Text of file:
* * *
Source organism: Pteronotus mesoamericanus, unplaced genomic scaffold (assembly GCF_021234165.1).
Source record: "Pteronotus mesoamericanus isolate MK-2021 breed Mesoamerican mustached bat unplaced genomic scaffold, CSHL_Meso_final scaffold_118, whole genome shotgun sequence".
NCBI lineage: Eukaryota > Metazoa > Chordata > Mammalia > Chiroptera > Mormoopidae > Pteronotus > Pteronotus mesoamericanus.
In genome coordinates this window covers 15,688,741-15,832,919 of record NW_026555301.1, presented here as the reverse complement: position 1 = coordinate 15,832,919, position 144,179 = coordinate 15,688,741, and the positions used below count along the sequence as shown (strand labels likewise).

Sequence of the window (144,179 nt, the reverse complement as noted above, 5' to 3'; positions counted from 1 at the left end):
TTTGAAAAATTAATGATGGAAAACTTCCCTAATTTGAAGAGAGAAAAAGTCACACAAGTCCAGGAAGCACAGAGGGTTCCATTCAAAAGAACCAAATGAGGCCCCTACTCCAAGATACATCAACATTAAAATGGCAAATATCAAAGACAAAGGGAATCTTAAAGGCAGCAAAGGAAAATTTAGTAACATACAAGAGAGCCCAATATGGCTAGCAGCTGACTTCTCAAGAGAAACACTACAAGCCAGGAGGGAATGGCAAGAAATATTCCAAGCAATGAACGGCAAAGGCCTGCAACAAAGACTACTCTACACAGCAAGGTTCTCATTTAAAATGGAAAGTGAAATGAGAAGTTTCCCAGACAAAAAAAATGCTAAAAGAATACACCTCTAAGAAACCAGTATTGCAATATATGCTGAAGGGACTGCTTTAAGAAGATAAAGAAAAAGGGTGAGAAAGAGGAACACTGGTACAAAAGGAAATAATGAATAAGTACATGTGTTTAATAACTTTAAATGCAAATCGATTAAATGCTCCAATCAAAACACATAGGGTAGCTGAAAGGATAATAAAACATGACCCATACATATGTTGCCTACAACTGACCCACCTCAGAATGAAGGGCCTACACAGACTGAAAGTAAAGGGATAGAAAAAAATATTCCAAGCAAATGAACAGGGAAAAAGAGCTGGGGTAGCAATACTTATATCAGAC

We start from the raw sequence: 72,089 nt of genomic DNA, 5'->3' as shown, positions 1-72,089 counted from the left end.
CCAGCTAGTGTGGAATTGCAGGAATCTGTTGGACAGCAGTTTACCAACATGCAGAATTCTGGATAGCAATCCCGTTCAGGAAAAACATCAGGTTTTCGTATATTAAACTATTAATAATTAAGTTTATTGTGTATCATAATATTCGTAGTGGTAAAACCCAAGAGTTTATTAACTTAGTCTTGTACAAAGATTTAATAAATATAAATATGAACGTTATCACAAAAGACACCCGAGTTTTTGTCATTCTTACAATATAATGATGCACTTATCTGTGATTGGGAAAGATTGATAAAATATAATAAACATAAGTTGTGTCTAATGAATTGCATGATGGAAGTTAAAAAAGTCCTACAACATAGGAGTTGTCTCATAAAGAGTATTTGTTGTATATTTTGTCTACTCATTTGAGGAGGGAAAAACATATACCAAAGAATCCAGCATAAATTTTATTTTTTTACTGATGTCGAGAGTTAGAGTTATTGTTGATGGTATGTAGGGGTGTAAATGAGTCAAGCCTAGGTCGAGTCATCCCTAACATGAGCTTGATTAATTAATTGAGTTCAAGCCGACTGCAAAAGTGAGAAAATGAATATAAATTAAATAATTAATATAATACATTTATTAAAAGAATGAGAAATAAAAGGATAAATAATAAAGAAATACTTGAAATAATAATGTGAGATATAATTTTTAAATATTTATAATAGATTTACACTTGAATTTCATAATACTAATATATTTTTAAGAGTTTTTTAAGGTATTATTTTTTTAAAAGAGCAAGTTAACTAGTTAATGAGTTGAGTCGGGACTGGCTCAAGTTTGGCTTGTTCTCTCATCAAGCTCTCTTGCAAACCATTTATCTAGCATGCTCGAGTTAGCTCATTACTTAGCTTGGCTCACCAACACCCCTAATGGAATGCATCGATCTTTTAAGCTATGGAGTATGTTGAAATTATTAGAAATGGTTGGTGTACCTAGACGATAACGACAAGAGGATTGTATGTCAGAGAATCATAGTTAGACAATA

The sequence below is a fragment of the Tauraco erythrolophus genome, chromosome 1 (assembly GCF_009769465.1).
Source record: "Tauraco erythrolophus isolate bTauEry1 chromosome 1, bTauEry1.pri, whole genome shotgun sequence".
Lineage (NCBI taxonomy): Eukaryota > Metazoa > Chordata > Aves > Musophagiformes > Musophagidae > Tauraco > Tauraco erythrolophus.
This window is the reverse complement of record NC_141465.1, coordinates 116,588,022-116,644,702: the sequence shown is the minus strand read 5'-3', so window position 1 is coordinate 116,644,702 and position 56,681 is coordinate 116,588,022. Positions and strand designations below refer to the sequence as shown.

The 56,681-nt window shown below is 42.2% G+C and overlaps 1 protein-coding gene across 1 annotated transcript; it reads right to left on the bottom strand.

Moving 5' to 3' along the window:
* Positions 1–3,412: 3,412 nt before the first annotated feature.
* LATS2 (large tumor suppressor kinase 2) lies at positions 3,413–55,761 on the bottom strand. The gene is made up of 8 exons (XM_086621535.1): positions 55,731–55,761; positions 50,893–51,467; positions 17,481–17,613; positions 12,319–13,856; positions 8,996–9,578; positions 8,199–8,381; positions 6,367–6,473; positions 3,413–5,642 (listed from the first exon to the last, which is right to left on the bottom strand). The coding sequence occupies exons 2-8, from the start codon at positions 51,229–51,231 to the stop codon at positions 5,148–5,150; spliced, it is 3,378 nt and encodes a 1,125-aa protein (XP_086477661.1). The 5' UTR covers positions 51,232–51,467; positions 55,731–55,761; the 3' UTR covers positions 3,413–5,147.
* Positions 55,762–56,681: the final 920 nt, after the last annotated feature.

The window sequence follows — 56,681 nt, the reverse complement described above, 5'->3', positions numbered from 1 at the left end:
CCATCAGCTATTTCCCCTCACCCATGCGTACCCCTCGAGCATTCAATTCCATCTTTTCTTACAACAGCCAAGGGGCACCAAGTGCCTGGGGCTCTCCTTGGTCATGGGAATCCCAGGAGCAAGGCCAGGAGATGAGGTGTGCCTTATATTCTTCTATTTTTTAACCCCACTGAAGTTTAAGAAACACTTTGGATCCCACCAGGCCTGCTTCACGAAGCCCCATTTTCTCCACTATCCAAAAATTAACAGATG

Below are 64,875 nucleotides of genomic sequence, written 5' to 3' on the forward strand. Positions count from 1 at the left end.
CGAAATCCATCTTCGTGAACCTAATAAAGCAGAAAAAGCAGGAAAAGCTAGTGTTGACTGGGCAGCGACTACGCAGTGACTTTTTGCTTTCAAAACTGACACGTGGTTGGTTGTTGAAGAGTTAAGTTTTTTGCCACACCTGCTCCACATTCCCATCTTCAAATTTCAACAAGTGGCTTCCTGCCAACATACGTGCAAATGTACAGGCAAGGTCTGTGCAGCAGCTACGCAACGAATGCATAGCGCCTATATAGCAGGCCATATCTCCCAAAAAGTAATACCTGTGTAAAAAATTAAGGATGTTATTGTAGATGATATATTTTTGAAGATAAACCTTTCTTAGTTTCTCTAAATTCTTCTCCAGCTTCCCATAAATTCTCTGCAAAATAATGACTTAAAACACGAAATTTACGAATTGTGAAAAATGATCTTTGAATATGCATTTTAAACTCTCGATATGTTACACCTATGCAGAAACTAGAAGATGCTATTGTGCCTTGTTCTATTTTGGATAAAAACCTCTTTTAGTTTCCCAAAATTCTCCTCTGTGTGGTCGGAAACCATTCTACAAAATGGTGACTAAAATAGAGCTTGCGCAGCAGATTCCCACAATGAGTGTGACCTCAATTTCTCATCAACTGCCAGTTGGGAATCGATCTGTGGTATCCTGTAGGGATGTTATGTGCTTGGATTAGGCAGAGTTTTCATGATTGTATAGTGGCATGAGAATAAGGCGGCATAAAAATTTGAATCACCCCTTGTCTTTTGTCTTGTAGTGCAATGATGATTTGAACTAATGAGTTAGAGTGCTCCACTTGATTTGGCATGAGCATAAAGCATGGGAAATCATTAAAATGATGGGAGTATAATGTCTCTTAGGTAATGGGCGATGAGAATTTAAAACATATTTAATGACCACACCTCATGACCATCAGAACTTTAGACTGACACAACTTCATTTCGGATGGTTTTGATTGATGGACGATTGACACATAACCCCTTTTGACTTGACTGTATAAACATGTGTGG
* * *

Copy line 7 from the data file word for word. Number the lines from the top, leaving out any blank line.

We start from the raw sequence: 72,089 nt of genomic DNA, 5'->3' as shown, positions 1-72,089 counted from the left end.